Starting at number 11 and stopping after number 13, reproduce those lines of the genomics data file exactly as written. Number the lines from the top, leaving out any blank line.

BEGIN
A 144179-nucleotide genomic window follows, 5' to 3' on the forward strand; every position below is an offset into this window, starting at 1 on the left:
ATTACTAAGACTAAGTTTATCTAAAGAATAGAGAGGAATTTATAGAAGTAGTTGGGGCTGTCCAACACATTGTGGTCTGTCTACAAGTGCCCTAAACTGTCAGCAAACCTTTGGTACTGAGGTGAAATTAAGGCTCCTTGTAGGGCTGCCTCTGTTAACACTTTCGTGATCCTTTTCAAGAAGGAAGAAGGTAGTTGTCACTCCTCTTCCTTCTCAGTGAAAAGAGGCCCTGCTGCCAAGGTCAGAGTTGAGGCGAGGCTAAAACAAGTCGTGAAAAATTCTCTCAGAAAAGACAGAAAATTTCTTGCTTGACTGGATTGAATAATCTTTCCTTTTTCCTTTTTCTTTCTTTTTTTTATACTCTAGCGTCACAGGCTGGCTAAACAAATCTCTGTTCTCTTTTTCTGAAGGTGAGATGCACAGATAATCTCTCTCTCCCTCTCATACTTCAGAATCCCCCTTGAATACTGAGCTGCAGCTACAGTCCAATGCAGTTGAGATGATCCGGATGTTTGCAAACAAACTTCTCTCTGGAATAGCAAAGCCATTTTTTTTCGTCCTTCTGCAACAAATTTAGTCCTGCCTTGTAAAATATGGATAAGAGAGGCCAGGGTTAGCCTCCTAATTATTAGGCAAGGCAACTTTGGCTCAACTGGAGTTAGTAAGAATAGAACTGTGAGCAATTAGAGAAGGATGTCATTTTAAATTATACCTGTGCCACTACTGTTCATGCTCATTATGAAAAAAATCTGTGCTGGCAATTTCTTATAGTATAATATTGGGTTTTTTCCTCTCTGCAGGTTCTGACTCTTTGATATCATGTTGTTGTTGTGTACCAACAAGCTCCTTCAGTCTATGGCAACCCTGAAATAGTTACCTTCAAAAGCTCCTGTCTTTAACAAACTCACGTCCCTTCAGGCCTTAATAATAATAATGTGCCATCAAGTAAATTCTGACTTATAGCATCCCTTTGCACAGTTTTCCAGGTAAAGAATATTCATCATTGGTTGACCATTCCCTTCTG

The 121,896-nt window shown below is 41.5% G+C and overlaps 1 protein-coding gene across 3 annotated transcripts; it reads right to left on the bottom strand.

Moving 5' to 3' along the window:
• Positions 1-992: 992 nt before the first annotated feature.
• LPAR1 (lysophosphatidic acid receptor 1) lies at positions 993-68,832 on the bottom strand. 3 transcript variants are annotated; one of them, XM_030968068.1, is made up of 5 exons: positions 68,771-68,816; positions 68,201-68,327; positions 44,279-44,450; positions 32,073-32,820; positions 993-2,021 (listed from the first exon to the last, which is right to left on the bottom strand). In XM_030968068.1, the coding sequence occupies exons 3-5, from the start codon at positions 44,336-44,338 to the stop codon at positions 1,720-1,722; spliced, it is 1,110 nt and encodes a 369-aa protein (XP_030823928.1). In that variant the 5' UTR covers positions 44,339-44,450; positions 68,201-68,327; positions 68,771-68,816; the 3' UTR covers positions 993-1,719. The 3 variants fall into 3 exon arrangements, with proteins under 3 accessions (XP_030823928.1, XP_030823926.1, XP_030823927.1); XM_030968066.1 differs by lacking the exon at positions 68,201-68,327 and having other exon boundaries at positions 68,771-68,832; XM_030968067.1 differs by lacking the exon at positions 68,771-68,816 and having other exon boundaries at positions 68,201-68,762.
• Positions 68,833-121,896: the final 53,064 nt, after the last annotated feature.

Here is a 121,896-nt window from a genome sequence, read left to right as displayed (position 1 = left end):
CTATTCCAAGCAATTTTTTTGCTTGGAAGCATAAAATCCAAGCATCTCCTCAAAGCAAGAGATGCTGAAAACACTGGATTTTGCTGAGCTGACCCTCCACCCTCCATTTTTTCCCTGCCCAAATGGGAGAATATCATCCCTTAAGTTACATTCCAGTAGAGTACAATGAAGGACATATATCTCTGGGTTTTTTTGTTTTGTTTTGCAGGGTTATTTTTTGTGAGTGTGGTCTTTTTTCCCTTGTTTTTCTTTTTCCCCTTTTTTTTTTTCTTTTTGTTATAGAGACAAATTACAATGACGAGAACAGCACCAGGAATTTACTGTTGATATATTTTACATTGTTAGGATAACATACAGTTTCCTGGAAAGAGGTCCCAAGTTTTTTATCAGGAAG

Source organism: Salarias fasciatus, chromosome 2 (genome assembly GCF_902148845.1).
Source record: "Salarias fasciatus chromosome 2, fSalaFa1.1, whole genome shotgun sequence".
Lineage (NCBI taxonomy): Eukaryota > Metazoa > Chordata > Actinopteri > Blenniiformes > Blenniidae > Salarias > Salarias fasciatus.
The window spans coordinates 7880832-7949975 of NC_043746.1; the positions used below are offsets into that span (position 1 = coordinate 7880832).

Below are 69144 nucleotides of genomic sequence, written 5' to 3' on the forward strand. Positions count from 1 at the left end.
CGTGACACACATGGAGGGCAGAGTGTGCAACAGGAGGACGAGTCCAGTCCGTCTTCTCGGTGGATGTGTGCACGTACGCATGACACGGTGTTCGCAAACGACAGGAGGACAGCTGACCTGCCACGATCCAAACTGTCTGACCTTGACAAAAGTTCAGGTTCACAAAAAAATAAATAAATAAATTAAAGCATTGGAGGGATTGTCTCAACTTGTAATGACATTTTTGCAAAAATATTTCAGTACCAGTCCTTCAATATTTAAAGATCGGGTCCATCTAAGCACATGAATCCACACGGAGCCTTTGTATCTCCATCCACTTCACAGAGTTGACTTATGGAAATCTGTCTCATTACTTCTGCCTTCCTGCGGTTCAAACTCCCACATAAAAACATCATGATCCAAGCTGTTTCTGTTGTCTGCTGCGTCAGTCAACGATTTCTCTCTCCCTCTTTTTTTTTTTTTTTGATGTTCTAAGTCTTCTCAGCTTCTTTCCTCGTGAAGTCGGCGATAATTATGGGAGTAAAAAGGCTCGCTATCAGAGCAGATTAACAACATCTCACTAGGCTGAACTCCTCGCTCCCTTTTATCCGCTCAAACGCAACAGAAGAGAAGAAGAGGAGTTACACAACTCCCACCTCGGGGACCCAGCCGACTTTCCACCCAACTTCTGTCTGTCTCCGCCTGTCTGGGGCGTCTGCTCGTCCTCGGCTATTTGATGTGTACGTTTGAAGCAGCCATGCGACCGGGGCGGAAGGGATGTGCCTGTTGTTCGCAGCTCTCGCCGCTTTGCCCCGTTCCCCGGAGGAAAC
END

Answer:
Source record: "Salarias fasciatus chromosome 2, fSalaFa1.1, whole genome shotgun sequence".
Lineage (NCBI taxonomy): Eukaryota > Metazoa > Chordata > Actinopteri > Blenniiformes > Blenniidae > Salarias > Salarias fasciatus.
The window spans coordinates 7880832-7949975 of NC_043746.1; the positions used below are offsets into that span (position 1 = coordinate 7880832).